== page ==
Whether you consider the advantages or the disadvantages of computerised systems more significant will depend on your own experience. For those who use computer systems both at home and at work, you may even find that you have opposite perspectives on whether advantages outweigh disadvantages or the other way around when it comes to comparing your home computerised system with your office's system.
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Computerised systems allow for greater efficiency in performing specific tasks both more accurately and more rapidly than doing the same task using, for example, a pencil and paper or a pencil and ledger book. Computerised systems also offer storage capacity efficiency. For example, a computerised system's hard drive taking up a relatively small amount of space can store a large collection of business or personal documents. A paper-based system, in contrast, would take up at least one, and usually more, file cabinets for storage of the same document collection.
Computerised systems can also enliven young people's learning activities, as well as and accommodate a variety of different learning styles. In an office setting, computer-based training, or CBT, allows management training flexibility. At the most fundamental level, CBT learning modules incorporate only slide-like pages of text and perhaps some simple questions to test comprehension. At the most sophisticated level, CBT training can incorporate simulations of complex situations that the learner may encounter in her profession. Both the aviation and the medical professions make use of computer-based simulations in some of their training activities. Management also has the flexibility to combine CBT instructional activities with more traditional forms of training, such as instructor-led classroom training.
Rapid changes in technology can cause a computer to become outdated relatively quickly, requiring upgrades or replacements on a regular basis for computerised systems deployed in business use. Computerised systems can also give some users a sense of false security that can result in catastrophic losses of massive amounts of present or past work unless the user learns to use proper backup procedures. Computer work also has been implicated in a variety of health-related issues, such as skeletal problems, eyestrain and a complex of conditions known as repetitive stress injury --- with carpal tunnel syndrome illustrating the best-known repetitive-stress condition.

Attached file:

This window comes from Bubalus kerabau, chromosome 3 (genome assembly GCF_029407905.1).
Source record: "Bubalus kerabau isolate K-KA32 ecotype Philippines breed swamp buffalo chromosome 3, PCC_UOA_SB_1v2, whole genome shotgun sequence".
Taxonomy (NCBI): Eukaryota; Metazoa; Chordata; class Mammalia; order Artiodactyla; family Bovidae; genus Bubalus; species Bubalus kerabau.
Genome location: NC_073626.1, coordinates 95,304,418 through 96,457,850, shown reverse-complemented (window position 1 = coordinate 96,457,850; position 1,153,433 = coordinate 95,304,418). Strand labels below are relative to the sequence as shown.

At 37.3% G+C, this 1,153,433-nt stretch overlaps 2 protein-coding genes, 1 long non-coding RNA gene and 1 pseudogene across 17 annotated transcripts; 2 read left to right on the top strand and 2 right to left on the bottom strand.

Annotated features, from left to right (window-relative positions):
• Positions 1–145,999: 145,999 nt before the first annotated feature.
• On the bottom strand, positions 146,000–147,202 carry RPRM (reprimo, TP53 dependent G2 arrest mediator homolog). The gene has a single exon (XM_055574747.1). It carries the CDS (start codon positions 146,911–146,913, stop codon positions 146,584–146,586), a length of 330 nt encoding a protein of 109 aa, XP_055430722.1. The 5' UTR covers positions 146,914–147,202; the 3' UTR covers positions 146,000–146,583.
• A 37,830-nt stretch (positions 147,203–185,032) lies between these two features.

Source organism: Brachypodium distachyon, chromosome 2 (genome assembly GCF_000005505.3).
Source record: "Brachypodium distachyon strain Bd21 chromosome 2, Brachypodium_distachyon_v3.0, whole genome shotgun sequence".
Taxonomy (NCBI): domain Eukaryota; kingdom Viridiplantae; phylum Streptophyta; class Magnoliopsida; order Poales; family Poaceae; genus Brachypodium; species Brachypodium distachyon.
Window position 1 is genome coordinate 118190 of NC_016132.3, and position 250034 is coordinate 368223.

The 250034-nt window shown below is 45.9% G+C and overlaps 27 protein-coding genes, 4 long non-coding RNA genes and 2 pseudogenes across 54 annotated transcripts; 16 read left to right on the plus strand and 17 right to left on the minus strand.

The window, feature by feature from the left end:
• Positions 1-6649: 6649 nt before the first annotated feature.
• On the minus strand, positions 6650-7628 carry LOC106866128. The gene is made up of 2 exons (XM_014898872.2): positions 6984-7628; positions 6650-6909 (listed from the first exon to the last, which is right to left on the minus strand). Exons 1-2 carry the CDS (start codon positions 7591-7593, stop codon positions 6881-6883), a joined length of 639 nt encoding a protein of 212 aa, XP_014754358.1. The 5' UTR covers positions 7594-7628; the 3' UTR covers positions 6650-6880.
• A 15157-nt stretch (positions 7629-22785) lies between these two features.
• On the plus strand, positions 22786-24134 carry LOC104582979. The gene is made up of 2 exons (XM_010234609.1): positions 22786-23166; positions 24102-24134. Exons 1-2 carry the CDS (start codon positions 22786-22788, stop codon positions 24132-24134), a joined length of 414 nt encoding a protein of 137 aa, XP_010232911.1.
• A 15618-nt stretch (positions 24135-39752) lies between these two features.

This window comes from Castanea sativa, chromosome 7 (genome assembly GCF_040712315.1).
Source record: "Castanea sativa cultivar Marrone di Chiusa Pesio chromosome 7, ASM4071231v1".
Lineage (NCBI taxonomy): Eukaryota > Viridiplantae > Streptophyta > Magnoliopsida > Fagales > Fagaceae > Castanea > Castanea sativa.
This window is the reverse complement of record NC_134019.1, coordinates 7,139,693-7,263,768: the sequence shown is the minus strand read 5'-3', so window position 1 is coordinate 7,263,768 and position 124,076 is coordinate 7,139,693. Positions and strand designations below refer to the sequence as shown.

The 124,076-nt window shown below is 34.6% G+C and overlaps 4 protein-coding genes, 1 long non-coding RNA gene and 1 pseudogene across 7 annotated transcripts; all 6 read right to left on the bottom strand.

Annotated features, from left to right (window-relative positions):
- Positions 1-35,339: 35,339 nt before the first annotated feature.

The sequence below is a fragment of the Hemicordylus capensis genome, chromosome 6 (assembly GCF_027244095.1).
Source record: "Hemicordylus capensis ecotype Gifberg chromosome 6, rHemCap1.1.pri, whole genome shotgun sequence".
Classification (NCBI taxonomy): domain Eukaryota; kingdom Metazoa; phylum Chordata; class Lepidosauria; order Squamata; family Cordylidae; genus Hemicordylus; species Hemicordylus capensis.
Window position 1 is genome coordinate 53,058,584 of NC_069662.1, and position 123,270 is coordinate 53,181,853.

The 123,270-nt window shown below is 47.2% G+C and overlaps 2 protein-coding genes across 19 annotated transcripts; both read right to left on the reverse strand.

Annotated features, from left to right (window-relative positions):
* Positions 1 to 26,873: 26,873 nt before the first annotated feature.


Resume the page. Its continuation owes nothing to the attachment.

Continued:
Socially, children who spend excessive time using computers have less opportunity to learn such social skills as good manners or cooperation with others. Adults whose work involves heavy computer use to the extent of restricting social interaction may feel isolated or cut off from the world. While home-based workers may suffer from the greatest sense of isolation, this can affect certain employees of traditional businesses, also. A programmer or a quality tester who works alone in a lab or back office environment can also experience such a sense of seclusion.
Computerised systems exemplify both advantages and disadvantages in the workplace. The use of computerised systems has resulted in streamlining such that, for example, the same size organisation needs fewer secretaries for the same number of executives or departments than it once did. This loss of many lower- and middle-level jobs, combined with the rapid changes in technology that can fairly rapidly outdate even some jobs within the computer or information technology field itself, has given rise to a perception of lack of job security. Conversely, the prevalence of computerised systems has also resulted in the creation of challenging new jobs, sometimes opening up entirely new professional fields.
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